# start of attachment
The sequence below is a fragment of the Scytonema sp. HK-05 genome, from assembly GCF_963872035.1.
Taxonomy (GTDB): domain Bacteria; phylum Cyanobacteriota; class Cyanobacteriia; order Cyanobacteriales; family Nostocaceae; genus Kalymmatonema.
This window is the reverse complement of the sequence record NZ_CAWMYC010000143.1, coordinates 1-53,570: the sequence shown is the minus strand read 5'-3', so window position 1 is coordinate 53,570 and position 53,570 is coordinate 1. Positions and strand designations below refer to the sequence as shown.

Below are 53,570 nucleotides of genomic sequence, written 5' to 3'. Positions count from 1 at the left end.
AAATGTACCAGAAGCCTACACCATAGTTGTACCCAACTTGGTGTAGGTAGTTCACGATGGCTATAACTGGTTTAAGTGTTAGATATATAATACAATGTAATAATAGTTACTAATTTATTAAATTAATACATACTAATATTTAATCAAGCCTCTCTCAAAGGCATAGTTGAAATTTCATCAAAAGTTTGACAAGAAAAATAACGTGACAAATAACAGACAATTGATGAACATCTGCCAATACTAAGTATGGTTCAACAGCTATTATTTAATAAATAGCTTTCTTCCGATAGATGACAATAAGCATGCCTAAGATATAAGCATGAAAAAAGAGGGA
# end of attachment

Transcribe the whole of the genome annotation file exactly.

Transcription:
The sequence below is a fragment of the Scytonema sp. HK-05 genome, from assembly GCF_963872035.1.
Taxonomy (GTDB): domain Bacteria; phylum Cyanobacteriota; class Cyanobacteriia; order Cyanobacteriales; family Nostocaceae; genus Kalymmatonema.
This window is the reverse complement of the sequence record NZ_CAWMYC010000143.1, coordinates 1-53,570: the sequence shown is the minus strand read 5'-3', so window position 1 is coordinate 53,570 and position 53,570 is coordinate 1. Positions and strand designations below refer to the sequence as shown.

Below are 53,570 nucleotides of genomic sequence, written 5' to 3'. Positions count from 1 at the left end.
AAATGTACCAGAAGCCTACACCATAGTTGTACCCAACTTGGTGTAGGTAGTTCACGATGGCTATAACTGGTTTAAGTGTTAGATATATAATACAATGTAATAATAGTTACTAATTTATTAAATTAATACATACTAATATTTAATCAAGCCTCTCTCAAAGGCATAGTTGAAATTTCATCAAAAGTTTGACAAGAAAAATAACGTGACAAATAACAGACAATTGATGAACATCTGCCAATACTAAGTATGGTTCAACAGCTATTATTTAATAAATAGCTTTCTTCCGATAGATGACAATAAGCATGCCTAAGATATAAGCATGAAAAAAGAGGGA